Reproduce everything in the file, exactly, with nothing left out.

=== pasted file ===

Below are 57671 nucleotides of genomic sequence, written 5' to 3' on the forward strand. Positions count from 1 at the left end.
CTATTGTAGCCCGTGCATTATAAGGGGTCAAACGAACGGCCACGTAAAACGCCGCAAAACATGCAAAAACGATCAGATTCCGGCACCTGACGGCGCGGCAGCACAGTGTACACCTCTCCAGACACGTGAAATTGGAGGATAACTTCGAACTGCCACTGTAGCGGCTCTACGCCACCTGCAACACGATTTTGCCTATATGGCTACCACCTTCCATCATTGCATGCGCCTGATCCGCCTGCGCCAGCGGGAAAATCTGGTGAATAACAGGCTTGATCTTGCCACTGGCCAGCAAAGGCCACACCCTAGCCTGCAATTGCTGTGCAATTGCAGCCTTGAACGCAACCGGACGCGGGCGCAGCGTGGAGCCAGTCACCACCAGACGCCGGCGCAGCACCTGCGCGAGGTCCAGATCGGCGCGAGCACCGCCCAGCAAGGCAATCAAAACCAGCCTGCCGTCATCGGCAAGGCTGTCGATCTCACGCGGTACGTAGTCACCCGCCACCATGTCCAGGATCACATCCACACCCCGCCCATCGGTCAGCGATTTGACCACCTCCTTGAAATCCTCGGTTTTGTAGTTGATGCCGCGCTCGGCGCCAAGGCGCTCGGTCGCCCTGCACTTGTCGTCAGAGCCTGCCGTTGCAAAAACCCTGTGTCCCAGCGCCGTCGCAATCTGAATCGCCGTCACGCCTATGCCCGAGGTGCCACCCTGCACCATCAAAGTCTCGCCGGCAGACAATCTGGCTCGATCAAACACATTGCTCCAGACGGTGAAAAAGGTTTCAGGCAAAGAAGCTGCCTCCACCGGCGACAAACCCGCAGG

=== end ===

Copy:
Below are 57671 nucleotides of genomic sequence, written 5' to 3' on the forward strand. Positions count from 1 at the left end.
CTATTGTAGCCCGTGCATTATAAGGGGTCAAACGAACGGCCACGTAAAACGCCGCAAAACATGCAAAAACGATCAGATTCCGGCACCTGACGGCGCGGCAGCACAGTGTACACCTCTCCAGACACGTGAAATTGGAGGATAACTTCGAACTGCCACTGTAGCGGCTCTACGCCACCTGCAACACGATTTTGCCTATATGGCTACCACCTTCCATCATTGCATGCGCCTGATCCGCCTGCGCCAGCGGGAAAATCTGGTGAATAACAGGCTTGATCTTGCCACTGGCCAGCAAAGGCCACACCCTAGCCTGCAATTGCTGTGCAATTGCAGCCTTGAACGCAACCGGACGCGGGCGCAGCGTGGAGCCAGTCACCACCAGACGCCGGCGCAGCACCTGCGCGAGGTCCAGATCGGCGCGAGCACCGCCCAGCAAGGCAATCAAAACCAGCCTGCCGTCATCGGCAAGGCTGTCGATCTCACGCGGTACGTAGTCACCCGCCACCATGTCCAGGATCACATCCACACCCCGCCCATCGGTCAGCGATTTGACCACCTCCTTGAAATCCTCGGTTTTGTAGTTGATGCCGCGCTCGGCGCCAAGGCGCTCGGTCGCCCTGCACTTGTCGTCAGAGCCTGCCGTTGCAAAAACCCTGTGTCCCAGCGCCGTCGCAATCTGAATCGCCGTCACGCCTATGCCCGAGGTGCCACCCTGCACCATCAAAGTCTCGCCGGCAGACAATCTGGCTCGATCAAACACATTGCTCCAGACGGTGAAAAAGGTTTCAGGCAAAGAAGCTGCCTCCACCGGCGACAAACCCGCAGG